Dr. Jacqueline B. Sallade offers advice for maintaining your mental health.
A lot of how we define intelligence is by what we want, how we believe success is attained. The IQ tests are made of skill sets which predict academic achievement and engineering-type acumen. In real life, success in school and a profession, the ability to impress in conversation, and critical thinking as a citizen certainly contribute to a better world.
However, success in terms of happiness has more to do with relationships, especially not making stupid personal mistakes , choosing one's arguments carefully, exercising kindness more than control and making compromises well. A lot has been written about social and emotional intelligence, and it's probably as important for the world as anything.
As a psychologist, I can't say how many great parents of low IQ and poor parents with high IQ's I've seen. It's amazing, too, how smart people can botch up their good marriages and average or even supposedly "slow learners" can maintain good relationships. I know upbringing, conditioning, emotional stability, personality and luck play their roles, but I really think the smartest people I know are the ones who have been happilymarried 50 years and have raised well-adjusted, nice children. Some other smartest people aren't in that position but have great friendships and are well-respected and liked by many people. But, people who aren't real popular can be smart, too, like the ones who feel good about themselves and treat others well. I have grown to value "nice" more than "bright."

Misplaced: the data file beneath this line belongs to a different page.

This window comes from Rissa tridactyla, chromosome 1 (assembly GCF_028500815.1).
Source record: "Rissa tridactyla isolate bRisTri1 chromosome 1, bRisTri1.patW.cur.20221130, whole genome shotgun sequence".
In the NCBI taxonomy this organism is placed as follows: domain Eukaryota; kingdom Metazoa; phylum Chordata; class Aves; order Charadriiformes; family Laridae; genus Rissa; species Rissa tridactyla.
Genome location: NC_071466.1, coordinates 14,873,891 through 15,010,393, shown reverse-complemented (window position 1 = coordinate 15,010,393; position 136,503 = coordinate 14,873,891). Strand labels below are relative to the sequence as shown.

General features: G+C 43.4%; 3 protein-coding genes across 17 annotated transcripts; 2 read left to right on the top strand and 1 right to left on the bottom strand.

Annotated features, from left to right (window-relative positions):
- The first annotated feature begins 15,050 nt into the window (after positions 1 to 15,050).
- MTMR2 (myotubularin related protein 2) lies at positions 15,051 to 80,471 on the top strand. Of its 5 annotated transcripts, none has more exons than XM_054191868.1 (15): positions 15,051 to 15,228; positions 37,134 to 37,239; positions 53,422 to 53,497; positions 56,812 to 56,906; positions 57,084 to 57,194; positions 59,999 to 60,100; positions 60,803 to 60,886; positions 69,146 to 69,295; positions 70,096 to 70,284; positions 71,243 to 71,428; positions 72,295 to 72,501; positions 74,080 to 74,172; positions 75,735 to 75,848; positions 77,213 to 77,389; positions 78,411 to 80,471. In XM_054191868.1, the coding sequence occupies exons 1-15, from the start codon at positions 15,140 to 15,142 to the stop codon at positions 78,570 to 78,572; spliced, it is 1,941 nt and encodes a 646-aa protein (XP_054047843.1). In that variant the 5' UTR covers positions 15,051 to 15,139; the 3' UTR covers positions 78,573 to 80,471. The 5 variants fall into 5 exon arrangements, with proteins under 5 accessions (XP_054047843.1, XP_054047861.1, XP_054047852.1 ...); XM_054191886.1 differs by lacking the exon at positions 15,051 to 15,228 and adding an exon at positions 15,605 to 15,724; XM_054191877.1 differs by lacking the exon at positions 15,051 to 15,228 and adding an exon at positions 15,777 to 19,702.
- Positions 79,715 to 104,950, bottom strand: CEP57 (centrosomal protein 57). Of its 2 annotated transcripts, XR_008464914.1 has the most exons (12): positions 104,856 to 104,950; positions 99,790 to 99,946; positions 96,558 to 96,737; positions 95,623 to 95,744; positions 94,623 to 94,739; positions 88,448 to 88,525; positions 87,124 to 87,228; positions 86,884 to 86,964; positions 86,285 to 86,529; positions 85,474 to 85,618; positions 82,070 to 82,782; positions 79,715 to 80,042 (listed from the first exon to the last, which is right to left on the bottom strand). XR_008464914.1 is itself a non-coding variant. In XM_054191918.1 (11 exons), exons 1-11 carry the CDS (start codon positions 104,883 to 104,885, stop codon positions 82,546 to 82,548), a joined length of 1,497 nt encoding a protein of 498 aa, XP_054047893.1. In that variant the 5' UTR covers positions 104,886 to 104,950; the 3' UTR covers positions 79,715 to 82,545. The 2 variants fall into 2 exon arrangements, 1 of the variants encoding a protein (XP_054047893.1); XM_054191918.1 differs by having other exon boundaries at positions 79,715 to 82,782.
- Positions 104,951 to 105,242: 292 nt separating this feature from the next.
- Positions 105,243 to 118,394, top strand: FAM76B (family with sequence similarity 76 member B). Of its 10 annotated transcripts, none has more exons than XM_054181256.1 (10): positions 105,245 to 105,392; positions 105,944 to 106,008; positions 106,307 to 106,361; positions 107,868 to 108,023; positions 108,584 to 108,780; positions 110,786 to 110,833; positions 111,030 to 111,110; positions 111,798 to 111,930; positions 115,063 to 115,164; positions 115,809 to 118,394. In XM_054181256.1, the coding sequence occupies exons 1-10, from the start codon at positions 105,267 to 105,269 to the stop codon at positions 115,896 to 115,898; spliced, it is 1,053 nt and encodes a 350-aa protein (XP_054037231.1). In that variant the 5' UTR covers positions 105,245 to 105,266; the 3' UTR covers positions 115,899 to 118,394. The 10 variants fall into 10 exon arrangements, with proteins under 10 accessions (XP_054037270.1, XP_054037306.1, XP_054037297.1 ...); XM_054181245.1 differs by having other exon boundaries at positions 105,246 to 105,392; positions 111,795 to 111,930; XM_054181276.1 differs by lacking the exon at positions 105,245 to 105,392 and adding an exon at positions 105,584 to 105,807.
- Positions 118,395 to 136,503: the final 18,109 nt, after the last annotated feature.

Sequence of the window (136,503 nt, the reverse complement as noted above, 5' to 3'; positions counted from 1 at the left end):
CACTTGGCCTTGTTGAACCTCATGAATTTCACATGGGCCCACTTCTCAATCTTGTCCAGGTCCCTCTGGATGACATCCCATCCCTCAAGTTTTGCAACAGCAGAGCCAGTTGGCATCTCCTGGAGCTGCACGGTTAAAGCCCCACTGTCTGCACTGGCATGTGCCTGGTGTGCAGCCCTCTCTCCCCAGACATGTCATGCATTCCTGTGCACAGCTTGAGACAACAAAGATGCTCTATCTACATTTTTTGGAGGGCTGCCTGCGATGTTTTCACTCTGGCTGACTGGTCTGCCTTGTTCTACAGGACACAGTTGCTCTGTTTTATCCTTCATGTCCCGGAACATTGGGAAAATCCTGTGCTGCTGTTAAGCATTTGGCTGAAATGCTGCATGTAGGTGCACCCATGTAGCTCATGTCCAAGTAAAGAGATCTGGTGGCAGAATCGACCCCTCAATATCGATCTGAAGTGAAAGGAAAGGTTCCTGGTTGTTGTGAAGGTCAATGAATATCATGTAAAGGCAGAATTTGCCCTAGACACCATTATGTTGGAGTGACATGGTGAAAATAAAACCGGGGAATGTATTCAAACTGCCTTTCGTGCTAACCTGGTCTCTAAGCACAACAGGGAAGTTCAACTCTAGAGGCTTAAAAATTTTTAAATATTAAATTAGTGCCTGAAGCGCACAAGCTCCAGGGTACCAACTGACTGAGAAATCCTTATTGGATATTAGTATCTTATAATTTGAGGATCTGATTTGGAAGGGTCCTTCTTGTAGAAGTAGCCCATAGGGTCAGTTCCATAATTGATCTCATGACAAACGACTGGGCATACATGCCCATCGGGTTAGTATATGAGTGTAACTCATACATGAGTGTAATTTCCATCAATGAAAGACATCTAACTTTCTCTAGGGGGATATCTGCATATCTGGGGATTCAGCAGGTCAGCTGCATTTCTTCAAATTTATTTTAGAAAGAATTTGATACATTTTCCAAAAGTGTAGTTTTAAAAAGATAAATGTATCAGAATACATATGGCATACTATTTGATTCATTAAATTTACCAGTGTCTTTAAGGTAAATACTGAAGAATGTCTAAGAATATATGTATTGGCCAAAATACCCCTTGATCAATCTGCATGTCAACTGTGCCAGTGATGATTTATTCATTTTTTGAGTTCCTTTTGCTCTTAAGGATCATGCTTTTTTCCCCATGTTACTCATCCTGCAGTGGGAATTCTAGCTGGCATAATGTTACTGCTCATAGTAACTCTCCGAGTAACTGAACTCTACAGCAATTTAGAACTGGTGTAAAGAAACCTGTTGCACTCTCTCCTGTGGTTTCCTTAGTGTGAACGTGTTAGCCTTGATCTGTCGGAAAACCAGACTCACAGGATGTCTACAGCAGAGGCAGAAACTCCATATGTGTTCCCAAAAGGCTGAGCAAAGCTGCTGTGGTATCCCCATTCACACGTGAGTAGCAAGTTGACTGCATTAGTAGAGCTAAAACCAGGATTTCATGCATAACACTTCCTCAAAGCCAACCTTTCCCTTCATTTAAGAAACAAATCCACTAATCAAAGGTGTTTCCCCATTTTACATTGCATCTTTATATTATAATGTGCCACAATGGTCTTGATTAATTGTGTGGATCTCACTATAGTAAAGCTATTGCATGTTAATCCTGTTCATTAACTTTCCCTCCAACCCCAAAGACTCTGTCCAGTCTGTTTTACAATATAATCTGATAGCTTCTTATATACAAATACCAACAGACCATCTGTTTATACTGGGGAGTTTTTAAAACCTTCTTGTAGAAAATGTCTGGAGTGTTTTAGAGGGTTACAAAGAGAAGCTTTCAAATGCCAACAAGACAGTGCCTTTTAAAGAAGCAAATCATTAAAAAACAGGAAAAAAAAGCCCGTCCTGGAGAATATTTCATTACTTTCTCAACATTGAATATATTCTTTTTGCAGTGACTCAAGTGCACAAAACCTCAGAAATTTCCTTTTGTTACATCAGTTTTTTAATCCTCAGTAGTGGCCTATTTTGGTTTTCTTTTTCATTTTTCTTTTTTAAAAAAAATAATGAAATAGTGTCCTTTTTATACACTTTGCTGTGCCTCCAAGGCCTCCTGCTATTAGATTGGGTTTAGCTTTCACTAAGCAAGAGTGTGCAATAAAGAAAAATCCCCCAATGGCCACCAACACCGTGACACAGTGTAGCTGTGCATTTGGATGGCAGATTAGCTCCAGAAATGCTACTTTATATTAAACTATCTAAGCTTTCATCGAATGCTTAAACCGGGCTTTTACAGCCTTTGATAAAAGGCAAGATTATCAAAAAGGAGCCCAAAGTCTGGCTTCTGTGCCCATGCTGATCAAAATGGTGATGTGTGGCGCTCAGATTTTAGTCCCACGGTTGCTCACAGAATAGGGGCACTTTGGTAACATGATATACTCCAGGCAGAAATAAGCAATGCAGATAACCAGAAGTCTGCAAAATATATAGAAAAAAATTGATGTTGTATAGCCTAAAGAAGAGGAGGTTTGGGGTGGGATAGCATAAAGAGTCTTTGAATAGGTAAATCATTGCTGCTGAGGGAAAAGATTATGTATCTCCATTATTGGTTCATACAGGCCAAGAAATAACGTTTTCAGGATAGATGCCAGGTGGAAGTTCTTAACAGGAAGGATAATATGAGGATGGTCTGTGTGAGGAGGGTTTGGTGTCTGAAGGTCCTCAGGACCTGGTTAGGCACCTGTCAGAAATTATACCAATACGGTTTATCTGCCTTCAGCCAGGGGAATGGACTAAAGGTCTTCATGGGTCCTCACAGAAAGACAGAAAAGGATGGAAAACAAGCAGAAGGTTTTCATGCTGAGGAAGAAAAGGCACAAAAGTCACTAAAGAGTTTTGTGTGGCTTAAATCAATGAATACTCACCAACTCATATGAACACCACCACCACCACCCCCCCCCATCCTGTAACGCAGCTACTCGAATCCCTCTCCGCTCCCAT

Conversely, some of the stupidest (non-technical term) people I've known or read about are the Bernie Madoff-types, too big and tricky for their britches. Some celebrities certainly are successful and rich, but they're jerks. How smart is that? A cheat is so low in integrity that there's a failure score on life achievement, no matter what other accolades exist. Druggies and other addicts aren't smart; I don't care what IQ test they scored high on.
I'm sure you get the point. How you conduct your life counts for more in my book than how much data you know and how quickly you can figure out a puzzle.